The apostle Paul was certainly a colorful character. He didn’t hesitate to confront Peter or the Roman authorities when he thought they were wrong. By his own testimony, he traveled with caravans across desert places, encountering bandits and thieves along the way. Making tents with his hands made his living, yet when he visited the liberal free-thinking philosophers’ paradise on Mars Hill, he plunged right in the debate. And who could forget his voyage through the storm when he chided the seasoned sailors for not taking his advice, and then gave them instructions on how to save their lives?
Paul did not appear to struggle with self-esteem issues. He challenged those who thought he was a paper tiger, that he talked tough in his letters but was really a wimp, to just wait until his next visit to their town. He had no trouble giving advice and taking charge. He even (some say in his arrogance) went so far as to call the gospel “my gospel” (II Timothy 2:8).
Now, some talk about the gospel and that’s okay. Nobody is offended or put-off by that. Some say Christ’s gospel, others call it this gospel, or even our gospel, and all of that is fine, too. But many Christians shake their heads in disbelief when some human, even an apostle like Paul, speaks as if this gospel is his to own.
Everything we view is tinted by the lens we look through. Perspective becomes reality. Our opinion on things depends on where we stand.
Casual observers can quite easily speak of Christ’s gospel. More serious students have no problem focusing on the specifics of this gospel. And those who have “walked the aisle” gladly talk about our gospel.
But only someone as single-hearted as Paul will call it my gospel.
Paul was never one of those in-and-out fellows. Before his conversion, he didn’t just oppose the Christian message, but he tried to kill as many Christians as he could. When that light shined down and revealed to him that Jesus was God, Paul was all-in. He made an abrupt change. He switched from insisting on total obedience to the law to defending those who discovered liberty in Jesus. The man who was once the greatest threat Christians faced, now counted it joy to suffer for that name. Once a Jewish “insider,” he now cast his lot with the very misfits his former colleagues were determined to silence.
That’s why he could write with such confidence “if any man be in Christ, he is a new creature. Old things pass way, all things become new” (II Corinthians 5). It wasn’t just a religious doctrine he’d been taught or read about, but what he’d experienced first-hand after his Damascus road experience.
Reading that now, from where we stand, might sound a bit clinical — if you fail to put the pieces together. You’ve got to connect Paul’s testimony to the doctrine he preached to realize that he was not just spouting phrases he’d learned at a new believer’s seminar, but was declaring what God had taught him through his own experience.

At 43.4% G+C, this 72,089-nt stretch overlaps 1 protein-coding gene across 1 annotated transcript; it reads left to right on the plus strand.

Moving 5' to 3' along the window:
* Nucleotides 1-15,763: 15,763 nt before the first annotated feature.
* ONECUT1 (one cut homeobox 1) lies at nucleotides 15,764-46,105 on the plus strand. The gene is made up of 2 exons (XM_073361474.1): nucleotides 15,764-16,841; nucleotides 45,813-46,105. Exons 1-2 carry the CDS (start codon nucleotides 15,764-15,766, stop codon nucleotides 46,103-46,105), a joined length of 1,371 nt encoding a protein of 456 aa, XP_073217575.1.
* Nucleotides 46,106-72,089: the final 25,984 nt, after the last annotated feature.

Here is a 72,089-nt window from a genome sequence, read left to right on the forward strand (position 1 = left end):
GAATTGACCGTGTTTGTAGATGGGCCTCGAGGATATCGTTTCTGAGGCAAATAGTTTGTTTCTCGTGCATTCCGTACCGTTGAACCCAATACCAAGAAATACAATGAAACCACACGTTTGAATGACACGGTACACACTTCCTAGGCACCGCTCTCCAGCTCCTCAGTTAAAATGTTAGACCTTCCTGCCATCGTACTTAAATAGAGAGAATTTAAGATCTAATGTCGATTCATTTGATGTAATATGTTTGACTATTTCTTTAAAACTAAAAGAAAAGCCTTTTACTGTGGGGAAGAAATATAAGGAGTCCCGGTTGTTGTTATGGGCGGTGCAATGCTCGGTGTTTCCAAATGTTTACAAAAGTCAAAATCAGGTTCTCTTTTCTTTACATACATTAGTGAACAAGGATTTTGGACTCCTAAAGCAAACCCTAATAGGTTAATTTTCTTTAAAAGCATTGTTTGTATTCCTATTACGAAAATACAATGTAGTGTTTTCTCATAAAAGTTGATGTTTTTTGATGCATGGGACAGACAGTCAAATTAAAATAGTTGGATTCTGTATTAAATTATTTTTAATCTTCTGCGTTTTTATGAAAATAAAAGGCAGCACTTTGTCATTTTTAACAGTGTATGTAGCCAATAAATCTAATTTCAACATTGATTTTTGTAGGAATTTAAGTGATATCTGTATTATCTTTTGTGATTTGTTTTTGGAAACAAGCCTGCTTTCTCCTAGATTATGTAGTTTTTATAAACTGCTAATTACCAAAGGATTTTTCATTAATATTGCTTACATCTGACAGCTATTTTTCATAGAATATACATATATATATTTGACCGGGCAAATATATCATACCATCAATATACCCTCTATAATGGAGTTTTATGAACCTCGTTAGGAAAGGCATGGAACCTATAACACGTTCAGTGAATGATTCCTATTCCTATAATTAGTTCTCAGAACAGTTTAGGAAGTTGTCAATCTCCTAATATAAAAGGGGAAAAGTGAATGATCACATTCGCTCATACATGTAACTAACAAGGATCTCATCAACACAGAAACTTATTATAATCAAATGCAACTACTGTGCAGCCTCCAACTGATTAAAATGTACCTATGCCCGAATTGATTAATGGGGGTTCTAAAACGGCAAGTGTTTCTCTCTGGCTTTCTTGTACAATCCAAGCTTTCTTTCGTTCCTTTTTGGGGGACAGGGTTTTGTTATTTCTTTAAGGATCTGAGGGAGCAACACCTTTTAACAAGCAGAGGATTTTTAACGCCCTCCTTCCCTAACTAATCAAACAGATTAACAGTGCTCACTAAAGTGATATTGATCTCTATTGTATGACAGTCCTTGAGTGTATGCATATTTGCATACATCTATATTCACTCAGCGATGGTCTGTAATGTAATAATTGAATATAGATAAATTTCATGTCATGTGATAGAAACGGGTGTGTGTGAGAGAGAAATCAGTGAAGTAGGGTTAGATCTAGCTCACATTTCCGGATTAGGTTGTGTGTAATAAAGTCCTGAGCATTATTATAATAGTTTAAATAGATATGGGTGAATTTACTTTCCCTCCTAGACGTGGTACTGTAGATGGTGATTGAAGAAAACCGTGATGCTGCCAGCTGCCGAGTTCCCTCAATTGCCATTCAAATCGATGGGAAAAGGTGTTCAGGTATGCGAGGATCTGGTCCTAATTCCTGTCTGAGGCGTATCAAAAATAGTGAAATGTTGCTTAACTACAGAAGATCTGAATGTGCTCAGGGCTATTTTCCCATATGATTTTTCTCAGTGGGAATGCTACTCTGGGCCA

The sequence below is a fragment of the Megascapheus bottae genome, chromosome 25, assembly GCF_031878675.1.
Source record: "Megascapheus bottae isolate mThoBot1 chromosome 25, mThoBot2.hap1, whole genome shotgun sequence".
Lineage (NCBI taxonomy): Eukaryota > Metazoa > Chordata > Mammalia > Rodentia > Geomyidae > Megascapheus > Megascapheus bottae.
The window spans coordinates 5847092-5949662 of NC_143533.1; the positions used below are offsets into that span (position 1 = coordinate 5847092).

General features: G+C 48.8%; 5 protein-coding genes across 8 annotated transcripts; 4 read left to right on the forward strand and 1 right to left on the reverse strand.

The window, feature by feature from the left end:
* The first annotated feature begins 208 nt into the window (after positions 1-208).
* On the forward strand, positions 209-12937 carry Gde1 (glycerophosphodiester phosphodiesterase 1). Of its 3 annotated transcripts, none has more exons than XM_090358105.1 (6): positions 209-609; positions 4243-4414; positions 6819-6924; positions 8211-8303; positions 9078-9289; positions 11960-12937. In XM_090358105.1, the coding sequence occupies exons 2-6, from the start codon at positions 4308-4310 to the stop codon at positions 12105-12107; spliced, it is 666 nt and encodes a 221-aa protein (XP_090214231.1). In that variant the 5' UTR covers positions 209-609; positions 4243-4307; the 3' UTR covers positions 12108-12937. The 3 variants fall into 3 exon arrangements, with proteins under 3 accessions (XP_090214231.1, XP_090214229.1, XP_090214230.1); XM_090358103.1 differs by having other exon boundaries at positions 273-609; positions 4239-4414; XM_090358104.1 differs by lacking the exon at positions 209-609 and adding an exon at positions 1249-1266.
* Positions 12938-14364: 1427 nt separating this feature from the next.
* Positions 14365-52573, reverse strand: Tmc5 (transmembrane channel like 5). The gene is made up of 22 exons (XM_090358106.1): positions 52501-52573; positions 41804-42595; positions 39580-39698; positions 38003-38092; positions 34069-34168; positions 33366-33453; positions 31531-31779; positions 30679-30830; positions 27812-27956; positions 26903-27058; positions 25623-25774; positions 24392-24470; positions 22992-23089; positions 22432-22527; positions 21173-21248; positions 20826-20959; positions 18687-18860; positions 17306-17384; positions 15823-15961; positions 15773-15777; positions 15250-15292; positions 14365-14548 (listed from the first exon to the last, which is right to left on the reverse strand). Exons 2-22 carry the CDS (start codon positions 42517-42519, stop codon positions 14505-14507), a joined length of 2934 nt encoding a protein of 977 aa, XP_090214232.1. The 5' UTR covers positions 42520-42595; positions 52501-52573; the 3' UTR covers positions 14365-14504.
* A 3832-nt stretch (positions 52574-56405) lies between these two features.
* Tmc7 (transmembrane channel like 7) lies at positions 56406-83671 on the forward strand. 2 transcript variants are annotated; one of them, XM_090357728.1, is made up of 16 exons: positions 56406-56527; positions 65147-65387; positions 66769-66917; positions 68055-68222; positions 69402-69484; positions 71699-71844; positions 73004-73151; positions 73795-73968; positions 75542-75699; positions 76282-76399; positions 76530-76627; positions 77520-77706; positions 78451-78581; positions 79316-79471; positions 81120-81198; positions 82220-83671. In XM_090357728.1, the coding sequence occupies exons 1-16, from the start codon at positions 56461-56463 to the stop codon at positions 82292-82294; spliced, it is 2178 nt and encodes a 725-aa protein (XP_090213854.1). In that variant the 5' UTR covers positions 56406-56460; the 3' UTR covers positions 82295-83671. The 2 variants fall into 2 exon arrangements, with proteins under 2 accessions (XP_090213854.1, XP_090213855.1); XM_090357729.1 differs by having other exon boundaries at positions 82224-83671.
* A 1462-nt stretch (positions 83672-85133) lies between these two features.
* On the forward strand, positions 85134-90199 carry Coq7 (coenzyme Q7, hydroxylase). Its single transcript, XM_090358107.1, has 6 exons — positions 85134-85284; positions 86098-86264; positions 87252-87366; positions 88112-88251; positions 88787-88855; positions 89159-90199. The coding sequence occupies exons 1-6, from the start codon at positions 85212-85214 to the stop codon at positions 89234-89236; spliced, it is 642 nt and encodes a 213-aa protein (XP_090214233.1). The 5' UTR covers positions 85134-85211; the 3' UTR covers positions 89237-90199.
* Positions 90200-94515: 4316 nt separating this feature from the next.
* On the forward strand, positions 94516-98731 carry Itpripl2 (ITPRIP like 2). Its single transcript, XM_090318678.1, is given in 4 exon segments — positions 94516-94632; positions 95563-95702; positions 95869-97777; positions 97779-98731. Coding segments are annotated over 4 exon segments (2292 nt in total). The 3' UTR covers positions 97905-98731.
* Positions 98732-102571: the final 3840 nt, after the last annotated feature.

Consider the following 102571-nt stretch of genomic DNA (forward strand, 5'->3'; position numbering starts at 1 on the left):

The doctrine Paul wrote did not originate in a sterile classroom laboratory, but sprang from his daily walk with God. The western writer Louis L’ Amour said that if you read about a spring or a trail in one of his books, that place really existed, and he had walked the path and drank from the stream. Paul had him beat by a few centuries. He walked the road of holiness and drank from the stream of self-discipline long before he ever wrote the first line of his beloved epistles.
That’s why Paul called it “my gospel.” He had made it his when he surrendered his will to its call. It became the force of his life, and eventually defined who he was. The gospel was not something he had only observed, studied, or responded to, but it was who he had become. He had been crucified with Christ and was now a new creature, but he wasn’t living to satisfy himself; his life was hid in Christ. Before he wrote it, he lived it and became it.
It really was his gospel. He had let it change his whole world, his future plans, and all his expectations. He was totally committed. Sink or swim, live or die, he risked everything on it being true.
Those who only read a bit here and there, and those who spend the majority of their time pursuing things other than the gospel, will never understand how a guy can call it his gospel. Trying to understand Paul, but not wanting to match his commitment, they continue to wonder at his arrogance and miss the point of his message. Knowing the words of his gospel, they’ll never experience the fulness of its power.
To understand a man’s words, you must stand where he stands.
Unless you are willing to lose your life in Christ, like Paul, then don’t expect to understand what he said. You may think you grasp it, but in reality you are bending his words to fit the perspective from which you choose to look. Instead of understanding Paul, you are forcing him to become like you so that you can process his ideas in the environment you choose to create. In the end, you make his writing, and, therefore, his life, pointless because you do not grow into what he was, but rationalize away all he taught by adapting his words to fit your current lifestyle.
So, for you and me, now the question is: Is it the gospel, Christ’s gospel, a gospel, this gospel — or my gospel?
It all depends on where you stand.